When an employer fires an employee for unsatisfactory work performance, the employee can be denied unemployment compensation benefits only if the employer can prove that that employee engaged in “willful misconduct.”
Some examples of willful misconduct include:
- Deliberate violation of employer rules
- Failure to follow an employer’s instructions
- Failure to meet normal standards of behavior
- Excessive absenteeism and/or tardiness.
Even if the employer can prove your willful misconduct, you may still be able to receive unemployment compensation if you can show that your misconduct was justified or you had good cause for your actions.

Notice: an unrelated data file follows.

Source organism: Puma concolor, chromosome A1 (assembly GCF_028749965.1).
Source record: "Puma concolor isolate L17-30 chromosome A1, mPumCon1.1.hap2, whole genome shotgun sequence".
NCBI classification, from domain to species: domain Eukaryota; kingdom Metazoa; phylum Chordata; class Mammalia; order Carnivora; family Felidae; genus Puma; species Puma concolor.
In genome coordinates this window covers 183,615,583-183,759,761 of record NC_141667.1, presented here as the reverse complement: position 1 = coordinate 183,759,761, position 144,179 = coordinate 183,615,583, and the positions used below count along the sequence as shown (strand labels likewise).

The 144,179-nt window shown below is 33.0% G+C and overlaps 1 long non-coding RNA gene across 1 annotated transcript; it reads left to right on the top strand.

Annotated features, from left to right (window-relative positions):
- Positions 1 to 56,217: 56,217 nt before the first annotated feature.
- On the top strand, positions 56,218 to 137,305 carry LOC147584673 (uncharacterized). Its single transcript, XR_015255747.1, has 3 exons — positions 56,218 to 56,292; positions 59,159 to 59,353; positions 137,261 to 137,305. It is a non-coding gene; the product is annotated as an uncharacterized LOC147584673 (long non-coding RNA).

In order to bring a claim for unemployment compensation, you only have one-hundred-and-eighty (180) days after the last alleged discriminatory action to file a complaint.
If you were fired from your job and need representation before the Unemployment Compensation Board of Review, call Silver & Silver today for a free consultation.